WA’s corruption watchdog will scrutinise another multimillion-dollar deal signed off by corrupt bureaucrat John Fullerton, this one unearthed by the McGowan Government’s own inquiry into the WA Health scandal.
The Sunday Times can also reveal 13 State agencies signed 15 contracts with the 11 now-banned contractors exposed in August’s bombshell Corruption and Crime Commission’s report into corruption in the North Metropolitan Health Service.
Of the 15 contracts worth $6.73 million, 11 have been terminated and four are in the process of being cancelled.
The original CCC investigation — codenamed Operation Neil — found Mr Fullerton, along with senior Health bureaucrats David Mulligan and Shaun Ensor, awarded their mates lucrative government tenders.
In return, the CCC found they received a range of backhanders such as free interstate and overseas travel, cash payments, free lunches and dinners, tickets to major sporting events and in Mr Fullerton’s case, a cut-price refurbishment of his family home. The Finance Department review, overseen by the Public Sector Commission on Premier Mark McGowan’s instruction, will be tabled when Parliament resumes Tuesday week.
The review also found:
GOVERNMENT agencies such as the Legal Practice Board, Water Corporation WA, the Public Transport Authority, the Department of Communities, the Industrial Relations Commission and even Treasury had been ensnared in the scandal.
ANABSENCE of a consistent approach to procurement across the WA public sector led to an increased risk for misconduct.
RECORD keeping and financial reporting within the 129 WA government agencies could be improved to “ensure greater accountability and transparency” in government.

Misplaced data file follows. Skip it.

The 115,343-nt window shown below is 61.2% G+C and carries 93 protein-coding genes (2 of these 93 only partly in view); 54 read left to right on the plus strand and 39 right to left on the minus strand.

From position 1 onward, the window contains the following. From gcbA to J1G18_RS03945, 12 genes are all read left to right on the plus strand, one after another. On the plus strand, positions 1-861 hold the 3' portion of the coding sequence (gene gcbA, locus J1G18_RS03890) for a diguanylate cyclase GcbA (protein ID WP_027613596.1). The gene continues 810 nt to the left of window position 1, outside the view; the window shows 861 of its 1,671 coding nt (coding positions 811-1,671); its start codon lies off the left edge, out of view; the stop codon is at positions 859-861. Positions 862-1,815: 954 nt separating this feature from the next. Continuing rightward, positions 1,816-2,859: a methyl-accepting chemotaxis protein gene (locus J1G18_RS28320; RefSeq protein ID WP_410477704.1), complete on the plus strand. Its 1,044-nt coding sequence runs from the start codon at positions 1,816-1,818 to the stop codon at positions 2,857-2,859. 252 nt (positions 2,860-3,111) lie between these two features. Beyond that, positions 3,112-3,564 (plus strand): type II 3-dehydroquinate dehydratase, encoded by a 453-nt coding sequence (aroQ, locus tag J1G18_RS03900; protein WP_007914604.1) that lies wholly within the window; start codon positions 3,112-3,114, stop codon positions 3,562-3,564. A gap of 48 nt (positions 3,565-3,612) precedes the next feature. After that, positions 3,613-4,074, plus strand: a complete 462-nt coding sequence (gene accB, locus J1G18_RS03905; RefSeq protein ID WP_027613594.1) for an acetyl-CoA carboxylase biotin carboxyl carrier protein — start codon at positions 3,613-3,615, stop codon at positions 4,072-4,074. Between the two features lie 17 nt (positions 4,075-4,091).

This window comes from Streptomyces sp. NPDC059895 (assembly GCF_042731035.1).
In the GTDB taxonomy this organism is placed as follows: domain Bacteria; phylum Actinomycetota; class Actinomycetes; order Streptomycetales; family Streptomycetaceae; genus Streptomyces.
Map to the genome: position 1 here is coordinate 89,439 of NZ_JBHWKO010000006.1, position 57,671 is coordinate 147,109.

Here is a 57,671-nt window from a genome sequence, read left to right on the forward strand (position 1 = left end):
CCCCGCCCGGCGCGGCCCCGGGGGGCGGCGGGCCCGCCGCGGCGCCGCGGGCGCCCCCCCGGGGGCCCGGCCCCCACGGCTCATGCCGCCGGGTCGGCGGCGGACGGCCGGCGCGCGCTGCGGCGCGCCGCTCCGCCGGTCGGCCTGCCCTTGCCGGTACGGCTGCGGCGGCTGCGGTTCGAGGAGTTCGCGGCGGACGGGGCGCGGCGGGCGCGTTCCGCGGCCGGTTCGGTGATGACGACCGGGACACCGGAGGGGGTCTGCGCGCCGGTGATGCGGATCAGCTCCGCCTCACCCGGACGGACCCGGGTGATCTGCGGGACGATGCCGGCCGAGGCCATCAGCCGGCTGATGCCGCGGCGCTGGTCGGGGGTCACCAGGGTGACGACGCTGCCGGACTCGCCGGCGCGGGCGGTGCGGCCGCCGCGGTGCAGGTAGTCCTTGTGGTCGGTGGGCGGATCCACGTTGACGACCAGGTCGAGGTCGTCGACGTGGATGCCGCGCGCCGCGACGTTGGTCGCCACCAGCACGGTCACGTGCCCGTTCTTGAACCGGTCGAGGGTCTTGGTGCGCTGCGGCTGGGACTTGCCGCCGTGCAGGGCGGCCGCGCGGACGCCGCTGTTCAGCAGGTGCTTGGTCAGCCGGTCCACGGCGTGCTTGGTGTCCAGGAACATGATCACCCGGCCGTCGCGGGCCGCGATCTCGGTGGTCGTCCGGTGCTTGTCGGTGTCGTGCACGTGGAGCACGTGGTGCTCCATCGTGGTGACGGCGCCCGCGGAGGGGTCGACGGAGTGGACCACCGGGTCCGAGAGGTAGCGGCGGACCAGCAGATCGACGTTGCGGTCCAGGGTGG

The report specifically highlighted substantial issues with two government contracts, one of which has been referred to the CCC.
That contract between QED Environmental Services and the North Metropolitan Health Service was signed off by Mr Fullerton in October 2015. It relates to QED undertaking asbestos management in various medical facilities under a five-year deal which has since been terminated. More than $2.7 million was paid to the company.
The review found the contract did not comply with the relevant procurement policies and processes.
The other major revelation related to a $1.06 million ad hoc agreement between the Disability Services Commission and contractor Westside Fire Services which the report described as the result of poor procurement practices.
Mr McGowan said WA’s exposure “was generally limited, beyond what has already been identified by the CCC” but “two particular issues were discovered and these are both being addressed”.
“The review did also raise concerns regarding the lack of a consistent approach to procurement, which is something that is being addressed by government through public sector reform.”
The ban on the contractors remains until further notice.